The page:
Beauty Care: Tips for Healthy Skin
August 5, 2021
In This Healthy Insight:
This article will help you build your skincare routine. It includes a brief discussion on patch testing, active ingredients to treat specific skin concerns, the importance of sunscreen, and the natural alternatives you can use as part of your regimen.
The Importance of Patch Testing
Patch testing is essential whenever you add a new product to your skincare regimen. When you put a small amount of product on the skin, it allows you to check for any signs of allergic reactions.
This diagnostic method is for your safety and convenience, especially if you’re trying out products with active ingredients.
Active Ingredients in Skincare Products
Active ingredients are potent ingredients, such as vitamin C, alpha-hydroxy acid (AHA), salicylic acid (BHA), niacinamide, and retinol. Thus, the Food and Drug Administration (FDA) requires skincare brands to specifically categorize them on the packaging, listing them in the order of prominence within the formula(1).
Vitamin C is a robust antioxidant that can keep your skin looking bright and youthful. It helps protect your skin against harmful free radicals by neutralizing them. This active ingredient helps reduce the visible signs of aging on your face, such as dark spots, wrinkles, and loss of moisture(2).
Alpha-Hydroxy Acid (AHA)
AHAs are derived from natural sources, such as milk, fruit, and sugar(3). Their benefits on the skin include brightening, exfoliation, acne prevention, and anti-aging. The most commonly used AHAs are glycolic acid and lactic acid.
The molecules of glycolic acid are smaller than lactic acid, allowing it to penetrate deeper into the skin and providing more potent benefits(4). But if you fall under the sensitive skin category, it is recommended to use lactic acid instead because it’s less irritating.
Lactic acid provides the same benefits as glycolic acid. It’s a non-friction exfoliant that breaks down dead skin cells without sensitizing the skin(5).
Salicylic Acid (BHA)
BHA is a popular active ingredient in many over-the-counter acne products. It’s particularly beneficial for oily skin types, as it can break down fatty compounds on the skin’s surface, such as sebum(6).
If you’re oily and you add BHA to your routine, it can help you clear out excess oils and fight blemishes that can clog your pores.
Niacinamide, a derivative of vitamin B3, is effective at soothing irritated skin. Topical niacinamide has antioxidant properties that can help minimize the redness and irritation associated with certain skin conditions. It also boosts your skin’s ability to retain moisture and rebuild your skin barrier(7).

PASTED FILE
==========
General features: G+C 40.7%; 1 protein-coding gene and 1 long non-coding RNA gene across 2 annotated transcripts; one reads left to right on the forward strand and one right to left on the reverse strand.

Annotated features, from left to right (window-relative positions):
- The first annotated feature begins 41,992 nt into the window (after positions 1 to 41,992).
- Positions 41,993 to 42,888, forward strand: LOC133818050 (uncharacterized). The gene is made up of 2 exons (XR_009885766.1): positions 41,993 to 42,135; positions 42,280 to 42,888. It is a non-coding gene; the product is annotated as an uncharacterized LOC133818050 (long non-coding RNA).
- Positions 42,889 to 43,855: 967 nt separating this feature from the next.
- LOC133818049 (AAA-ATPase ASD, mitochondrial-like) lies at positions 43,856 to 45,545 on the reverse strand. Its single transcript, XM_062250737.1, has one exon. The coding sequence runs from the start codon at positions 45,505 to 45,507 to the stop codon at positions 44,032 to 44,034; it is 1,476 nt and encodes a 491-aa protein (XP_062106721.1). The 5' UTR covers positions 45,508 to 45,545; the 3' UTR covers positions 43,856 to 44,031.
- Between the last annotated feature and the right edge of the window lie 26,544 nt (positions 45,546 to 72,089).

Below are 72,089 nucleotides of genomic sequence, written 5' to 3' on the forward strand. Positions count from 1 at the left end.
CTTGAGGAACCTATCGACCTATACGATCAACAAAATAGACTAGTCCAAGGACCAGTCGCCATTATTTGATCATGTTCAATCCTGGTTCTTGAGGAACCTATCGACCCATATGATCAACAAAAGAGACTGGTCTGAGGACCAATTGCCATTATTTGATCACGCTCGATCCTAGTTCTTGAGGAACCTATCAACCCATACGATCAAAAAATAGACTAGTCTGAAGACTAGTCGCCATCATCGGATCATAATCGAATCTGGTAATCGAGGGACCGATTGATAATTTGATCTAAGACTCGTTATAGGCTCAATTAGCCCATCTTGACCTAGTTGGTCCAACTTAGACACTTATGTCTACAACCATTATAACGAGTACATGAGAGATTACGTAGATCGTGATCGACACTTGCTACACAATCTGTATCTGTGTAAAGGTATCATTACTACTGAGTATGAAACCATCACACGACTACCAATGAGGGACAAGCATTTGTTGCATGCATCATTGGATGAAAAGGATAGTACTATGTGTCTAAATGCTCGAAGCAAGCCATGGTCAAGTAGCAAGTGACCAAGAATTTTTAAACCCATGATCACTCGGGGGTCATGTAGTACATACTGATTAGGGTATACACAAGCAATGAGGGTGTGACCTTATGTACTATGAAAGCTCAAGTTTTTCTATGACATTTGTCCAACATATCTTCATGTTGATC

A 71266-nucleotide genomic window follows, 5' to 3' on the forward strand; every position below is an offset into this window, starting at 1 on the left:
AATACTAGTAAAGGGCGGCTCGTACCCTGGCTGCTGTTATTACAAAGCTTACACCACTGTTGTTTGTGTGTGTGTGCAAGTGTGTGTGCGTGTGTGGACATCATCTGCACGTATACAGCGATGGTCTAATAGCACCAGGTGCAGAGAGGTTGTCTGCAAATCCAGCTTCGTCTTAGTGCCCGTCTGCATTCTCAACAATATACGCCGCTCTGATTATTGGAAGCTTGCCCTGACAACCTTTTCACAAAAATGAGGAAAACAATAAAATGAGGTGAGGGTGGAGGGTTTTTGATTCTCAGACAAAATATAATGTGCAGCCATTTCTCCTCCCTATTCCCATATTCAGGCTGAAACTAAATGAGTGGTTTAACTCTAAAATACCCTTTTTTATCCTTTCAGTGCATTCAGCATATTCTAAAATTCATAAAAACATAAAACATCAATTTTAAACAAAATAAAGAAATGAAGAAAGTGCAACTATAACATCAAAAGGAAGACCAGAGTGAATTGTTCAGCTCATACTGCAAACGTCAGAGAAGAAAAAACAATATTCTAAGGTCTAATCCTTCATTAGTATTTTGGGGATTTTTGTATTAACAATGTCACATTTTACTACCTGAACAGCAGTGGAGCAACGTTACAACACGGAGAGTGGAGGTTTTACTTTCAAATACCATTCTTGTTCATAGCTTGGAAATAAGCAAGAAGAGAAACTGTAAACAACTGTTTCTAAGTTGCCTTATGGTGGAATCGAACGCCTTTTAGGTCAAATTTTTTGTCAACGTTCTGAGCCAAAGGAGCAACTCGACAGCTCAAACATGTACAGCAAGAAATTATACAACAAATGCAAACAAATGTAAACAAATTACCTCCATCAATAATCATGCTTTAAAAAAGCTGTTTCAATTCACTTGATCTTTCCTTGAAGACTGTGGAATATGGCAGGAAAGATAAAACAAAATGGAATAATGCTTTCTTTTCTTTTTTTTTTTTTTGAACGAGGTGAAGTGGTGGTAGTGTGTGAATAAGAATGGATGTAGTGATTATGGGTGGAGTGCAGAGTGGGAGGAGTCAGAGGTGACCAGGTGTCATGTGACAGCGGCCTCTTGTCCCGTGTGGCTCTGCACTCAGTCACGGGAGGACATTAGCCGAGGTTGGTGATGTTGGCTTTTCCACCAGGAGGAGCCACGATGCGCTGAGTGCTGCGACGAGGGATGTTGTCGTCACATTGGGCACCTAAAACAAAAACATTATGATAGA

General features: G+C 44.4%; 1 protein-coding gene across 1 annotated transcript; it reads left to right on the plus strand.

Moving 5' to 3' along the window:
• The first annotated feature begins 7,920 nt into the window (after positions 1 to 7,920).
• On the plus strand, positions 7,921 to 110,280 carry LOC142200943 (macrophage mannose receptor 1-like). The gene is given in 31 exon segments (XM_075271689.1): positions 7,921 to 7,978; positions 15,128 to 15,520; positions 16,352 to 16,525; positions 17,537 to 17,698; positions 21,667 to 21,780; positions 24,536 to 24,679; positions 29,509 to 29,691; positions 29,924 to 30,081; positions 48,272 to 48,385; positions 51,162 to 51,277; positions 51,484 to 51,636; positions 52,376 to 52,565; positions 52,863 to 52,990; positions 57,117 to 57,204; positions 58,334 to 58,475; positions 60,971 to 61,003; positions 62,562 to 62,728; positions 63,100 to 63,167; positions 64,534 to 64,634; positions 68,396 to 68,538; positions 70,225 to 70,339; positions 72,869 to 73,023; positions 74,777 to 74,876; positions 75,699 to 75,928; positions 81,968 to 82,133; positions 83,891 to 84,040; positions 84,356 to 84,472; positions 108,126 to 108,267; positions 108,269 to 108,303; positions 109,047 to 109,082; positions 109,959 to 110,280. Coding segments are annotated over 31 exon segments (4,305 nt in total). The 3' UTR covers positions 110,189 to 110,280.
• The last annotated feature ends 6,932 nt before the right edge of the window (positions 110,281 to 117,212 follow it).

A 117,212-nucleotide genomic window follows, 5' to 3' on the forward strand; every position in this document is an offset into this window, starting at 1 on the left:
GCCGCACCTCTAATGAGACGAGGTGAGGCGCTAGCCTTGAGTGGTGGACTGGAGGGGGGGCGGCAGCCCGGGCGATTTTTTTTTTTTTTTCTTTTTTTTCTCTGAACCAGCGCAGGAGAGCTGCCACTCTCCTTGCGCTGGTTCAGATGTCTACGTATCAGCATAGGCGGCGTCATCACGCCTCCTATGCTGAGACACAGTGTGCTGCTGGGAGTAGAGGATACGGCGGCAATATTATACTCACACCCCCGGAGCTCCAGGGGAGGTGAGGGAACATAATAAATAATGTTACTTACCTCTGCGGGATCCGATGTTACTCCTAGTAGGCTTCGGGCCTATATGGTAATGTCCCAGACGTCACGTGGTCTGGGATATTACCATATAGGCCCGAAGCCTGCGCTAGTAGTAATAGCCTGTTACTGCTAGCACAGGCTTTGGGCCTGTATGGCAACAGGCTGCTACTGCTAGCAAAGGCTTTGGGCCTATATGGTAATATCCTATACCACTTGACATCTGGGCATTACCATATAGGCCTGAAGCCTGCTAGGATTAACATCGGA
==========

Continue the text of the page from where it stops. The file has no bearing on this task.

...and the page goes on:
Retinol, an artificial derivative of vitamin A, is converted into retinoic acid when applied to the skin’s surface. It’s a powerful anti-aging ingredient that fights the natural loss of facial fullness by increasing the skin’s ability to retain moisture(8).
Therefore, retinol is a favorite ingredient in many skincare products because of its significant benefits to the skin. With consistent use, it can soften age spots and even out skin tone(9).
The list of actives above only scratches the surface of what’s available across the skincare industry. As you begin to choose the right ingredients for your skin, make sure to do it slowly so you can check for any adverse effects.
Here’s how you can layer actives properly:
- Don’t Mix Retinol With Vitamin C and Acids in One Routine
These are all active ingredients that may irritate your skin when used all at the same time. So most dermatologists and skincare influencers recommend using them alternately.
- Use Niacinamide With Almost Every Ingredient in Your Skincare Regimen, Even With Vitamin C
There are confusing claims online about using vitamin C and niacinamide together. Several blogs and beauty magazines say that while these two are great on their own, combining them in a single routine negates their effectiveness. It’s time you learn that that’s a myth!
Niacinamide hydrolyzes into nicotinic acid when combined with Vitamin C. However, studies showed that such conversion only happens under extreme heat for an extended time(10). Therefore, the idea that niacinamide can cause redness and tingling when combined with vitamin C doesn’t happen in small concentrations.
- Use Niacinamide and Vitamin C to Reduce Hyperpigmentation
One study showed that a moisturizer with 5% niacinamide could reduce hyperpigmentation(11). Meanwhile, vitamin C is also widely used in dermatology to treat dark patches on the skin. According to research, vitamin C could help reduce melanin pigmentation(12).
SPF Is Your BFF
Cumulative sun exposure without protection can cause skin cancer(13). For this reason, the AAD (American Academy of Dermatology Association) recommends broadspectrum sunscreen protection with an SPF rating of 30 or higher(14).
Herbs for Beauty: Top Two Natural Remedies for Troubled Skin
Coconut oil is a multipurpose oil. Apart from using it for cooking, you can also slather it on your skin and hair. According to a study, virgin coconut oil improves skin by soothing and moisturizing the skin(15).
Tea Tree Oil
Tea tree oil is excellent for skin. Although one study suggested that benzoyl peroxide (BP) performed significantly better than tea tree oil, its side effects were considerably fewer than BP(16).
Your skin deserves some love. So start exploring different skincare ingredients and natural alternatives that are beneficial to your needs.
* These statements have not been evaluated by the Food and Drug Administration. These products are not intended to diagnose, treat, cure or prevent any disease.